Membership for scientists in the National Academy of Sciences is ” … in recognition of their distinguished and continuing achievements in original research. Membership is a widely accepted mark of excellence in science and is considered one of the highest honors that a scientist can receive.” There is an ongoing project called InterViews that features some of these members; among them are Paul Ehrlich, Michael T.Clegg, and other luminaries. Each interview features background or biographical information along with “highlights” of the interview. Searching can be done by person or subject area.
Archive for February, 2012
With Iran figuring so prominently in the news of late, a visit to the Harvard Iranian Oral History Project could prove beneficial. There are more than one hundred oral histories here with digital audios and transcripts; these eyewitnesses accounts range from the 1920s through the 1980s. One can browse by narrator or by subject. This unique resource has been described as “… the most comprehensive chronicle of eye-witness reports of modern Iran by some of the key figures who defined her history.” (From Role of oral histories in preparing new Iranian Economic Histroy(sic))
The Skyscraper Center offers a wealth of information on these two queries, and more. There are pre-selected quick lists and facts on such topics as completed tallest buildings, proposed tallest buildings, demolished tallest buildings, number of “supertall” buildings, etc. In addition, you can create your own lists; for example, the United Arab Emirates has 440 tall buildings, among them the world’s tallest at 2717 feet – the Burj Khalifa. But there is so much more information: each building has its own separate page containing splendid photos, facts (official name, address, year started/completed), companies(contrators, owners, developers), figures (number of floors, elevators, parking spaces, hotel rooms, etc) as well as news articles, videos, and technical papers. Where does the United States rank? We come in with the 8th tallest building – the Willis Tower. The Empire State Building is 18th, which is pretty remarkable given that all of the buildings ahead of it are decades newer. And Jersey City makes the list with 55 structures in various stages of development (vision, in progress, completed), headed by the completed 30 Hudson Street (aka Goldman Sachs Tower) at 781 feet.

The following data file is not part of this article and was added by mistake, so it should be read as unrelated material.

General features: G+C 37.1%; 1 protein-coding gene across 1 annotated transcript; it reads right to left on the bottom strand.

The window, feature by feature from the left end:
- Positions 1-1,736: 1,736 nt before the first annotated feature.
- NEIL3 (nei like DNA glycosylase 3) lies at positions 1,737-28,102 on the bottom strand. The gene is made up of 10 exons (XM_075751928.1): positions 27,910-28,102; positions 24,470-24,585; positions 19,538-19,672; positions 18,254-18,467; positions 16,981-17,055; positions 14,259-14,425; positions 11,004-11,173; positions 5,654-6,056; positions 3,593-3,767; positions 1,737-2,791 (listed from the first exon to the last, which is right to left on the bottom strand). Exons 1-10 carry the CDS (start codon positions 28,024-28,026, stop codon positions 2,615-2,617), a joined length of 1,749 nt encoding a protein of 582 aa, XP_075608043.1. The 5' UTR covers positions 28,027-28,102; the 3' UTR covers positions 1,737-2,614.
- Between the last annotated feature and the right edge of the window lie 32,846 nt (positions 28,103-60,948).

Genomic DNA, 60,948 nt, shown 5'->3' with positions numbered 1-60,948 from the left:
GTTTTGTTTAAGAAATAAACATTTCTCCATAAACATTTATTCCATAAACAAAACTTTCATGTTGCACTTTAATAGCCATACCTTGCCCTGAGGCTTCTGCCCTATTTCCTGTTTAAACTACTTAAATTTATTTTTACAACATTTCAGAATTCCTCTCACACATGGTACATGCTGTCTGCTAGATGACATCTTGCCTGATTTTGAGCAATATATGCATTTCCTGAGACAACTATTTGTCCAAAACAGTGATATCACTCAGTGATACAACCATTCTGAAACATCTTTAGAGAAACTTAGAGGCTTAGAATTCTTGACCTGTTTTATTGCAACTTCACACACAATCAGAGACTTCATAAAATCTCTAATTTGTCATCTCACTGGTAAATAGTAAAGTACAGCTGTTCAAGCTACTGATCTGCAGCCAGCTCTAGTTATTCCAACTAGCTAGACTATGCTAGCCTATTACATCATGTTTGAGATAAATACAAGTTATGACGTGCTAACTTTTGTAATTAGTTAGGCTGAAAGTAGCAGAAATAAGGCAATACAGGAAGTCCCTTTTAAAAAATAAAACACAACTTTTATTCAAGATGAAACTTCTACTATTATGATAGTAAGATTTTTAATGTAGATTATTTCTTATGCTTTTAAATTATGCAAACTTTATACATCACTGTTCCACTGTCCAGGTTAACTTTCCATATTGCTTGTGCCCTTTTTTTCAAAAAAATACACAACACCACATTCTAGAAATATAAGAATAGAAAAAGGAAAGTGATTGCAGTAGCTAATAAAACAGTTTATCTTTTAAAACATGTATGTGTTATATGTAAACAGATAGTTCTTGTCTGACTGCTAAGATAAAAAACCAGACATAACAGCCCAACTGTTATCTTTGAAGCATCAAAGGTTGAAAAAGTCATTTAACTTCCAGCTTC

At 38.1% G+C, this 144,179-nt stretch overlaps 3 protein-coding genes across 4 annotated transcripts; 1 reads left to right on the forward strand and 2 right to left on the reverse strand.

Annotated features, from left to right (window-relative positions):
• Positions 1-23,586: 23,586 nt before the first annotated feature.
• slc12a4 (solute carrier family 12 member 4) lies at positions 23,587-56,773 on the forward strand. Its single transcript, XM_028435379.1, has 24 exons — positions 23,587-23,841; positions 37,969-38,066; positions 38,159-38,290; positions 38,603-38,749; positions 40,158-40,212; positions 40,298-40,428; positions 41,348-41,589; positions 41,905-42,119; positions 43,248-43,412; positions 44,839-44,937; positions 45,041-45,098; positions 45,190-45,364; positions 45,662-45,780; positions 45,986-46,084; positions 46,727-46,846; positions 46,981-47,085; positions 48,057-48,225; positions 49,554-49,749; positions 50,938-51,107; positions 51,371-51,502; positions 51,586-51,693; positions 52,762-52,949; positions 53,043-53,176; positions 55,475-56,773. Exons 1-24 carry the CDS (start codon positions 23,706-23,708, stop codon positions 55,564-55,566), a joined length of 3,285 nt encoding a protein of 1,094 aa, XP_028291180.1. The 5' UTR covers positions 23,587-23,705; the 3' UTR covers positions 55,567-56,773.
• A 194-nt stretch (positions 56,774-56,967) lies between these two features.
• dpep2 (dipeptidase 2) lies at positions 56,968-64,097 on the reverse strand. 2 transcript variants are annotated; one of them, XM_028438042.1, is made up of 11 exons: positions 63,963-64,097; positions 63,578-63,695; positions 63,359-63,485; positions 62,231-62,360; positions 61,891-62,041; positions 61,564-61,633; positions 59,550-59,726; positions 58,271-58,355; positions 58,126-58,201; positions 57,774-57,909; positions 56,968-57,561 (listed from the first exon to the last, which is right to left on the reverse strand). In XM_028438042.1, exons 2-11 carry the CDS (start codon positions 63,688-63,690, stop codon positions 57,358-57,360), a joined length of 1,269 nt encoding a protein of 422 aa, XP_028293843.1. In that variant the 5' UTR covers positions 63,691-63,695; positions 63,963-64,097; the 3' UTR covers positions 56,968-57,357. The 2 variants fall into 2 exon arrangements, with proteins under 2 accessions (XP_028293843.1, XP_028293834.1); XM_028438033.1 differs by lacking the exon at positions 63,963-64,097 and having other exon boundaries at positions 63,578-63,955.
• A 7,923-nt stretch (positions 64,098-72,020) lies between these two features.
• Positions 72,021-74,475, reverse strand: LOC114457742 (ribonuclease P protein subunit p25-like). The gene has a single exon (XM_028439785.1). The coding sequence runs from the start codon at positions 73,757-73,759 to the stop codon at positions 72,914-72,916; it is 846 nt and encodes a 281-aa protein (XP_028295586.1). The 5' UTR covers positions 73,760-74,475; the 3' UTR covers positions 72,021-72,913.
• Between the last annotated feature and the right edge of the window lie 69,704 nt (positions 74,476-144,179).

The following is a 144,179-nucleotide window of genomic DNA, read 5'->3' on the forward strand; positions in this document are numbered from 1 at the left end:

The 20th one we have found, the Kentucky Encyclopedia is another example of an historical encylopedia written and edited by scholars, funded by state and/or federal funds, and published under the auspices of either an historical society or a university press. This site allows one to browse the entries in alphabetical order, search full text, or employ certain pre-determined limiters; i.e., search by calendar, names, place, or map (this latter choice allows the researcher to pull up individual county/regional histories). All the results are extensively linked to other entries in this work and are accompanied by bibliographies. The Civil War articles are especially pertinent given the 150th anniversary of that conflict.
More than 60,000 items comprising this unique collection are readily available for free. You can browse by name, subject, or genre as well as by conducting advanced searches. This site also provides access to his books, articles, essays, and The Crisis, a magazine he edited for many years. In addition, a biography and a chronology are also offered.
Highlights of Governor Christie’s proposed funding increases for New Jersey higher education are contained on p.59 of his FY 2013 budget summary; p.8o lists the increases for each of the four-year colleges along with a boost in funding for student financial aid. A video and transcript of his address is now online. A review of the budget in general is available from NJ Spotlight. An article from The Star-Ledger reviews the entire education sector
These 80+ interviews are primarily with civil rights attorneys who battled against discrimination and segregation through the legal system. A fuller explanation of the project can be found here. Definitely a primary source of information concerning those contentious times.